Wednesday, 19 September 2012
Film: Dredd (2012)
Cert 18, 95 Minutes
2000AD's iconic fascist policeman from future dystopia Mega City One gets a reboot that tries to eliminate the memory of the misjudged Sylvester Stallone starrer from the 1990s. Starring Karl Urban as Judge Dredd and written by Alex Garland, the film is a decent enough action shoot 'em up and has the odd nice touch but is overall quite pedestrian and lacks the satire and surrealism that makes the comic such a delight.
The set up remains true to the comic book origins: in a dystopian future, after a nuclear war has devastated much of the world, the remaining populations are crowded into giant walled mega cities containing enormous tower blocks housing thousands. Criminality and decay reign but some kind of order is maintained by the Judges, high tech policeman who have the right to be judge, jury and executioner. Best among them is Dredd, who is asked to assess rookie Judge Anderson (Olivia Thirlby), a 'mutie' with the power to read minds. Investigating a triple homicide in the lawless Peach Towers, the pair stray onto the drug operation of block ruler Ma Ma (Lena Headley). She seals the block, trapping the judges inside, who have to fend off all the men and weapons that Ma Ma can throw at them in order to survive and to try to being her to justice.
Probably owing to budgetry constraints, Dredd's action mostly takes place in studio sets that represent the inside of Peach Towers. There is much creeping along corridors and lurking in shadows which gets quickly repetitive. It was also very bad luck for the film that The Raid, released earlier this year had virtually the same plot, making Dredd feel even more unoriginal. The action mostly consists of gunfights with little variation. The exception to this are the scenes experienced by characters on the drug Slo-Mo, a narcotic that slows down the perception of time. In the film's best scene, the judges break in to an apartment and engage in a gunfight that is seen in extreme slow motion, with bits of blood and glass lazily drifting across the screen, looking especially effective in 3D. Why anyone, however, would want to slow down their perception of time (especially as most of Peach Towers are unemployed and have nothing to do all day anyway) is never explained.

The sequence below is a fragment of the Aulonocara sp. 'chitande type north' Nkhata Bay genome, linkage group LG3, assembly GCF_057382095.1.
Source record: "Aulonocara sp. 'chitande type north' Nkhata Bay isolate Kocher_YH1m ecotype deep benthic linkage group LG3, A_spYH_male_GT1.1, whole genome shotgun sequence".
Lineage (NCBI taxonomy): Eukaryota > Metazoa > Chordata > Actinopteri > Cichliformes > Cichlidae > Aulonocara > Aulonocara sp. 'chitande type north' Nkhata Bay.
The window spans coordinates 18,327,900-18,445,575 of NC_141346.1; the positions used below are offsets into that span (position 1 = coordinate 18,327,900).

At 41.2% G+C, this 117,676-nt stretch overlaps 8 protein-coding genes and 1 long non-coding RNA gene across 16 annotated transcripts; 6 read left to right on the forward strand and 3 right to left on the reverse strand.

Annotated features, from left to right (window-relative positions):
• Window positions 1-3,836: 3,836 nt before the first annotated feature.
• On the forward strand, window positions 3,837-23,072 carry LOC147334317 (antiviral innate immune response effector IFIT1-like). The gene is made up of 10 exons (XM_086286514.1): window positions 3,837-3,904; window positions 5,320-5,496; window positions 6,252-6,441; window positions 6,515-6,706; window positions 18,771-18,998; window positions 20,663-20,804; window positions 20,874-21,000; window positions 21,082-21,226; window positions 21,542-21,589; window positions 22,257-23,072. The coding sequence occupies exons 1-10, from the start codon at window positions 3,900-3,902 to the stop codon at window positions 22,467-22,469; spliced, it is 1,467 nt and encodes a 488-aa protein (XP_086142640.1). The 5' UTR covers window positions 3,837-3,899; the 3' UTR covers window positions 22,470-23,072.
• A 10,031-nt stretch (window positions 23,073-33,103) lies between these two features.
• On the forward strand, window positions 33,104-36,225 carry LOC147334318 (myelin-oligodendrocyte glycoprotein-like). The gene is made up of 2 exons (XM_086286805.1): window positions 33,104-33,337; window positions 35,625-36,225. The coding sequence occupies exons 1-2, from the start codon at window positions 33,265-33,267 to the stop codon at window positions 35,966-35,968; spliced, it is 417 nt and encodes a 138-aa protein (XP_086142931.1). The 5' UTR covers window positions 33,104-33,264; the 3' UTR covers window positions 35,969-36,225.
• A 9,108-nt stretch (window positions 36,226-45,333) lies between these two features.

The main problem with Dredd is that it is barely a science fiction movie at all. What we have here is a Dirty Harry movie where the cop just happens to be wearing a silly helmet. Perhaps this is deliberate - Dredd first appeared in a world where the Dirty Harry movies were king and where President Ronald Reagan was quoting Harry's famous line 'make my day'. Like the third Harry movie The Enforcer, the grizzled cop is saddled with a rookie female officer and like Magnum Force, Dredd has to face four corrupt fellow judges - coincidence or nod to Dredd's inspiration? In stature and delivery, Urban plays Dredd very much in a Clint Eastwood style too. The problem is, Judge Dredd the comic was a reaction against these things; the concept is a satire, with the writers looking at the alarming shift to the Right in 1980s America and Britain and lampooning it with a superfascist policeman who will shoot you for jaywalking. This social commentary that so informs the comic is lacking here, as are the more surreal elements of Judge Dredd's world. Instead of a society gone mad, with every type of oddball character and deviant, we have a depressingly familiar one, a ghetto writ large. Apart from the odd scar and a chap with robot eyes, the villains are the sort of heavies you'd see in any crime film. Headley, as Ma Ma, is especially unmemorable, less a character than a woman with a scar. Is this the best the makers could come up with, when there are over 30 years of great characters to choose from?
On the plus side, Urban looks the part, doesn't take his helmet off (the one thing guaranteed to get the uberfans chomping) and doesn't send Dredd up. Thirlby also aquits herself well, her psi-talents adding an extra element of sci-fi to a film that desperately needs it. There's a very effective scene where she enters the mind of Ma Ma's underling (a good turn from Wood Harris) and they fight for supremacy in his head. The design of the Judge's costume, guns and motorcycles are good, making a clever compromise between the look of the comic and believablility. Occasionally there is the odd satirical line and long term fans will be pleased to hear the script use the vocabulary of Mega City One with it's perps, iso-cubes and dead people being sent for recycling. Unfortunately the great swearword 'Drokk' has been dropped in favour of the more obvious one.
In the end Dredd is an entirely serviceable action flick, directed competently by Pete Travis, which will satisfy those who know little about the Judge's literary origins. For fans of the acerbic and anarchic comic strips however, Dredd is as disappointing in its own way as the earlier movie was and looks a little cheap as well. I wouldn't hold out for a sequel anytime soon.
GK Rating: **